Is investing in Alibaba too risky?

Will foreign investors own their shares in the e-commerce giant, or will they be controlled in China? Or will it be both, or neither?

Chinese e-commerce giant Alibaba’s upcoming IPO on the New York Stock exchange is widely expected to be the largest ever in US history. But just how much risk are investors willing to take on to get a piece of the action?

Just last week a US Congressional Commission report warned that shareholders face “major risks” from investing in Chinese internet companies like Alibaba that use a variable interest entity structure to get around China’s foreign ownership laws.

Foreign ownership is prohibited in key areas of the Chinese economy including in finance, media, education and the internet. In essence foreign companies are not legally eligible to run an internet business in China such as Alibaba. So they have to enter into a set of contractual agreements -- the VIE -- with Chinese nationals who hold the licences to reap economic benefits from its investment and exercise indirect control.

Here, for example is the VIE structure of Weibo, China’s leading micro-blogging website.


Graph for Is investing in Alibaba too risky?

When foreign investors buy shares of Weibo on the NASDAQ, they are buying into Weibo Corporation in the Cayman Islands. That company is then linked to a string of other companies through a byzantine series of contracts that attempt to mimic the conventional control normally obtained through ownership.

The result is an extremely precarious situation in which Chinese regulators are told the business is Chinese-owned and foreign investors are told they own it. As the US-China Economic and Security Review Commission report states: “Neither claim is technically true, and the arrangement is highly risky and potentially illegal in China.”

Because of the shaky ground the structure is built upon, "the contracts are only binding and enforceable if Chinese courts are willing to uphold them", the report says. The major risk for US investors is “that the Chinese shareholder... will steal the entity, ignoring the legal arrangements on which the system is based" it said.

The report highlighted that Alibaba’s filings with the Securities and Exchange Commision ahead of its IPO indicate that it will use VIEs as well as a dual share preferential stock structure that consolidates control of the company with its founders in China.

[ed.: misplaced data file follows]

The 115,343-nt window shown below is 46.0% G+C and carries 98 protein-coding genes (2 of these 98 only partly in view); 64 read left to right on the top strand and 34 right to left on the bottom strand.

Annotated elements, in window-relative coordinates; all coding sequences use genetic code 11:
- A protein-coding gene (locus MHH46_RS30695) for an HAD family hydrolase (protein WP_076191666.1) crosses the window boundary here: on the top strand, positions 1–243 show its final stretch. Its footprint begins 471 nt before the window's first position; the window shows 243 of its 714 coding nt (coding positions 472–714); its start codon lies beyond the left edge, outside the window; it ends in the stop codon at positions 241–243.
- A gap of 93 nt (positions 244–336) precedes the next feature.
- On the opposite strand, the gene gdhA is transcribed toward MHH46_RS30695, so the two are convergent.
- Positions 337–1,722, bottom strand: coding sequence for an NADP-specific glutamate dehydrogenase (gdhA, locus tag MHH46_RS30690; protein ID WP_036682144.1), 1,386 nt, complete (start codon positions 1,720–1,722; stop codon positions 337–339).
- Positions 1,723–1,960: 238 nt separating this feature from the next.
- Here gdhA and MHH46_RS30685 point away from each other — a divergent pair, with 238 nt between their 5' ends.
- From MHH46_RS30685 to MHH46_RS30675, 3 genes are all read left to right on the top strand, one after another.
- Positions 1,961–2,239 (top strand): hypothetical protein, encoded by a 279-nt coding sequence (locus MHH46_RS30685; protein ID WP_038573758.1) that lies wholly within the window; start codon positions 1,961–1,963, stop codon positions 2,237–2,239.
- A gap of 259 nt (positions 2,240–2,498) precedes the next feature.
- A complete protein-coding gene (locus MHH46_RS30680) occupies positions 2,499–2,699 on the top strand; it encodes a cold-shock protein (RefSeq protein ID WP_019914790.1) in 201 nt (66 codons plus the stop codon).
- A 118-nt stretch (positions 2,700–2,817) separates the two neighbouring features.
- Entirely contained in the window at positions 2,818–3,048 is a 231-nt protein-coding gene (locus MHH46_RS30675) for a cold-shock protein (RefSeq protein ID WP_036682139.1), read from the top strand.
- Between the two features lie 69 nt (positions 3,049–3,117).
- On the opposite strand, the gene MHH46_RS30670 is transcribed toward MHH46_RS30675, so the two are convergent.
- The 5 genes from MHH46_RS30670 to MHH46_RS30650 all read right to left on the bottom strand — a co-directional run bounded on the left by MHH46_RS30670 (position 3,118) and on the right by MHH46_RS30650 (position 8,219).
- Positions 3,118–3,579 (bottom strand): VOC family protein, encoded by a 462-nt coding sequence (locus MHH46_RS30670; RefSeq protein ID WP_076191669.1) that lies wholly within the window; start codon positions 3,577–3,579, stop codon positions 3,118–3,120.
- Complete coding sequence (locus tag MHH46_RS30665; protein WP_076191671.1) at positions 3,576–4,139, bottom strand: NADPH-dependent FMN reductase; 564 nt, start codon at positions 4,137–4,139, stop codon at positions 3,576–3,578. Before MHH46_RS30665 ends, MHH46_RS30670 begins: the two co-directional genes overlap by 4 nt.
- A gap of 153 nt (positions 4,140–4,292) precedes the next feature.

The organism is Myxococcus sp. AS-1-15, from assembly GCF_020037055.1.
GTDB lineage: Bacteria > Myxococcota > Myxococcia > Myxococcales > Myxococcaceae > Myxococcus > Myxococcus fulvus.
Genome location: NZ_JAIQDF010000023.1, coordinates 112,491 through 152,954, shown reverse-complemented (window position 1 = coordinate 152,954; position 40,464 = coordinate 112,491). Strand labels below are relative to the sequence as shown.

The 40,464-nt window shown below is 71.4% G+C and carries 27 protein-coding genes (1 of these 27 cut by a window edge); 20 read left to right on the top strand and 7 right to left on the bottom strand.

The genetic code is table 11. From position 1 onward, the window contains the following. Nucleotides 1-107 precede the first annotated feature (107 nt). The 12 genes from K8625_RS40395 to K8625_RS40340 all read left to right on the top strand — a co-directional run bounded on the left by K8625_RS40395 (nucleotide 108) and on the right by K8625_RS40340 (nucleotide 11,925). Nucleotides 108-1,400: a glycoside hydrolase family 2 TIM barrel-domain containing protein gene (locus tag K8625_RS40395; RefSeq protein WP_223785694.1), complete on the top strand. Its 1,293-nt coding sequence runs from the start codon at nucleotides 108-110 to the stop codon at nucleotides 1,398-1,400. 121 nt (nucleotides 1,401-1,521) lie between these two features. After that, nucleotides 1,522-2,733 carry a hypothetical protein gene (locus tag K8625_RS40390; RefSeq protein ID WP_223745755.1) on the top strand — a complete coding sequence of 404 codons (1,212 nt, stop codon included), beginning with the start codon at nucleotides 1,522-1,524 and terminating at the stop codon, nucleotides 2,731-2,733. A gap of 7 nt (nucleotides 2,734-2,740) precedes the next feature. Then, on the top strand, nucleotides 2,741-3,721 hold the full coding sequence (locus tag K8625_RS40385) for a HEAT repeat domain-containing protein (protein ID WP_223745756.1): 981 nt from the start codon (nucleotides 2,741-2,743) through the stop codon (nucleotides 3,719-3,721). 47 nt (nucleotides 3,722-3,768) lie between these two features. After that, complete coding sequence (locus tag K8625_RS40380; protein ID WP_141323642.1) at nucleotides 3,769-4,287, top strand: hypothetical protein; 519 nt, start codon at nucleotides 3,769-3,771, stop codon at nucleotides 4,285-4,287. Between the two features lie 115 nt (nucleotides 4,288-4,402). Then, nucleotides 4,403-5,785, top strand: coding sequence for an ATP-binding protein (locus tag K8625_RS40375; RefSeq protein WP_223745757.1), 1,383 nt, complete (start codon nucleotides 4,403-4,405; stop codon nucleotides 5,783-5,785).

"Alibaba's controversial history, with its first major foreign investor Yahoo, sheds light on the risks US investors face in buying into Chinese internet companies under the VIE structure," it said.

In 2011, Alibaba CEO Jack Ma secretively spun off Alipay from Alibaba Group, placing it under his own control in what has been the most high-profile case of the VIE structure being used against the interests of its foreign investors.

Legal developments in China in the past couple of years have prompted regulatory bodies in the US and Hong Kong to demand more assurances from Chinese companies that they have a solid legal grounding for the use of the structure.

The first major warning came in October 2012, when China’s Supreme People’s Court invalidated similar contracts between Chinachem Financial Services, a Hong Kong company, and China Small and Medium Enterprise Investment, a mainland Chinese firm. The Supreme Court ruled that the agreements between the two companies were invalid and aimed to circumvent Chinese laws and regulations. The arrangement, the ruling stated constituted “concealing illegal intentions with a lawful form.”

Despite there being a number of other decisions that seem to indicate VIEs have completely fallen out of favour in China, the recent spate of Chinese companies listing on overseas bourses suggests Chinese regulators have tacitly approved it, says Paul Gillis, a visiting professor of accounting at Peking University’s Guanghua School of Management.

“I’m expecting to see reform some time in the next year or two which will regularise these structures and basically make them unnecessary,” says Gillis.

Closing the regulatory loophole would not only benefit foreign investors but Chinese investors too, he says.

“If China allowed direct investment into the internet sector, those same Chinese companies could get listings on China’s stock exchanges and sell their shares to Chinese people.”

It’s unlikely that investors’ appetite for the upcoming Alibaba deal will be dampened by concerns over the company’s structure. Gillis, who is no fan of the structure, says it has done as much as they can to minimise the amount of business that they conduct within the VIE.

“What we have seen in the past is that the highest risk VIE structures are those where the entire business is operated in the VIE because in those situations, it’s much easier for the owner of the VIE to simply take the business and disregard the contract.”

In a letter to employees at the time of the Alibaba IPO filing, Ma said that “a public listing has never been our goal” but was merely “a gas station along the road to the future” and that after going public, the company would continue to adhere to the principle of “customer first, employee second, shareholder third.” 

Until real reforms are made, investors will need to decide just how much they trust Jack Ma to look out for their interests.